In construction, glass fibres are used as raw materials for roofing, cladding, insulation, and surface coatings. Their affordability and mechanical properties, comparable to other fibres such as carbon and polymers—including stiffness, flexibility, transparency, resistance to chemical degradation, and inertness—make them highly sought after.

Fibreglass: The global fibreglass market is projected to experience a Compound Annual Growth Rate (CAGR) exceeding 7.2 per cent by 20302. With the market size valued at approximately $28.0 billion in 2022, it is forecast to reach around $40.0 billion by 2030.

The fibreglass (also called glass fibre reinforcements) market currently offers a wide range of products that can be customised to meet specific requirements and user preferences. The industry’s rising popularity has fuelled market expansion, and further technological innovations and creative production methods for glass fibre are anticipated.

Two significant factors are expected to impact the fibreglass market: the post-COVID-19 pandemic and the Russia-Ukraine war. The ongoing conflict has caused political and economic instability, reducing consumer spending power in the region. Additionally, the pandemic has significantly disrupted supply chains, posing challenges for manufacturers in terms of production and distribution.

However, it is important to note that fibreglass and glass fibre reinforcements are considered essential components, and demand for these products is expected to rebound once stability is restored. Large manufacturers, capable of navigating prolonged periods of uncertainty, with diversified customer bases, adaptable production capabilities, and strong financial standings, are likely to emerge as key players in this scenario.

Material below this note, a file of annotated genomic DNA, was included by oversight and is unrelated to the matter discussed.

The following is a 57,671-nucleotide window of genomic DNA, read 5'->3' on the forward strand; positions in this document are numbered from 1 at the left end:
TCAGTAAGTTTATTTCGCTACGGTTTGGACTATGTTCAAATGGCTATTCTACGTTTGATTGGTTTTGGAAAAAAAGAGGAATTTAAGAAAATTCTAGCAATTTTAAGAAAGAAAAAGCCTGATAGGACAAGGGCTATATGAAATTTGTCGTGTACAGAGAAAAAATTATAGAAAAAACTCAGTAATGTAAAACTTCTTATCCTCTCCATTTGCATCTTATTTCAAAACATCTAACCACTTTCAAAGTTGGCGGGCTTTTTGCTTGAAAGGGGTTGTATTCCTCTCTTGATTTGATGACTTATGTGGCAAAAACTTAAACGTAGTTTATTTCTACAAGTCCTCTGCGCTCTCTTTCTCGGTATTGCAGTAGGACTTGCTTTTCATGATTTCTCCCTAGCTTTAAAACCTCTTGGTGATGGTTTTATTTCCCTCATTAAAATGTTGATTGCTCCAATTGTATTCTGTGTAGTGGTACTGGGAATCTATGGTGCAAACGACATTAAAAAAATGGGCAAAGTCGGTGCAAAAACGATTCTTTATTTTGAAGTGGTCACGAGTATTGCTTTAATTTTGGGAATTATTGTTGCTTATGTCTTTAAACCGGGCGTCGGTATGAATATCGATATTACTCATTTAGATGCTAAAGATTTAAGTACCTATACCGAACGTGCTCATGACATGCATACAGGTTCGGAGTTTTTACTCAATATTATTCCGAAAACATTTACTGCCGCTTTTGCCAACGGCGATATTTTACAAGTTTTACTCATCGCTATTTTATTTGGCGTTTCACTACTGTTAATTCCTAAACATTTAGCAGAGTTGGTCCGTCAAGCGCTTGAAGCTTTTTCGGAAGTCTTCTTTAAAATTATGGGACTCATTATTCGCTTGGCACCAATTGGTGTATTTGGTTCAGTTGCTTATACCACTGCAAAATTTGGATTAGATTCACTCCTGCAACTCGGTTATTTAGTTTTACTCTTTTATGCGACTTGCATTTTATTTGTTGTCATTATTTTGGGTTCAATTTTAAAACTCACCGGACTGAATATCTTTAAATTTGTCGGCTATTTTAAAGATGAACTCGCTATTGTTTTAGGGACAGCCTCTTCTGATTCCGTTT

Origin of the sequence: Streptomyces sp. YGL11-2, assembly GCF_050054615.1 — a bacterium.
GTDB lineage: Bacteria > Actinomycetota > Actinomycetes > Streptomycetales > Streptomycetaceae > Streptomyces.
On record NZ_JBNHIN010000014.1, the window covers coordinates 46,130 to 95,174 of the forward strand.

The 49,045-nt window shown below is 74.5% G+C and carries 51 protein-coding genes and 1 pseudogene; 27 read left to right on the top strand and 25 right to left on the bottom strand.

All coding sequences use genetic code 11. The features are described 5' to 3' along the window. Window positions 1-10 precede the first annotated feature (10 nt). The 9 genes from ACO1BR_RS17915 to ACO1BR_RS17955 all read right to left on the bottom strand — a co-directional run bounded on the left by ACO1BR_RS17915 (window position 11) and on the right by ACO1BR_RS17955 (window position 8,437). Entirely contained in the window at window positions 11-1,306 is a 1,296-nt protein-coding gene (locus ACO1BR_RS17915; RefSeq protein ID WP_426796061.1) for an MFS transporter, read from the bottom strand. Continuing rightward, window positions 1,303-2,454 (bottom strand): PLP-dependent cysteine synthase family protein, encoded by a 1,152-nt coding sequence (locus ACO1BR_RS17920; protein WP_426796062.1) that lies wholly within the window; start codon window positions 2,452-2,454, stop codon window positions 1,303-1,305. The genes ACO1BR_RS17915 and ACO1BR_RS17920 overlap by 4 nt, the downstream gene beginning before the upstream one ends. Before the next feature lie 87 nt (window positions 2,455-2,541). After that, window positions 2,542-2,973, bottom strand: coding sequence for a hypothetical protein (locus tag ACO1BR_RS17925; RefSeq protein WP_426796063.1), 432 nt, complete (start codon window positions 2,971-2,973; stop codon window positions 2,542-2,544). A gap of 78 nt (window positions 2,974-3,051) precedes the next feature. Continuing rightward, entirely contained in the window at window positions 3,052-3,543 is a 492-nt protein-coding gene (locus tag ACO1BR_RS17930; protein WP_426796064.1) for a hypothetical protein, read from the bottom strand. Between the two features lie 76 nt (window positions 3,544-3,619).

Ending Note

Glass fibres stand as a remarkably versatile class of materials. Since their commercialisation 80 years ago, the fundamental technology behind glass fibre has seen numerous enhancements, yet its core design has remained largely unchanged. Commonly, glass fibres are used as a reinforcing material for unsaturated polyester and epoxy, two types of polymeric resins. While glass fibre may not boast the same stiffness as some other reinforcing fibres, it uniquely offers low density, very high strength, and most importantly, an exceptionally cost-effective price point.

In essence, while glass fibre presents several advantages such as strength, durability, and recyclability, its sustainability hinges on various factors including energy consumption, environmental impact, the presence of recycling infrastructure, and the practices surrounding end-of-life management. Initiatives aimed at enhancing energy efficiency, minimising emissions, boosting recycling efforts, and encouraging responsible disposal practices are crucial for optimising the sustainability of glass fibre as a material choice. Looking ahead, glass fibre is set to remain an indispensable reinforcement material, continuing its legacy of innovation and utility.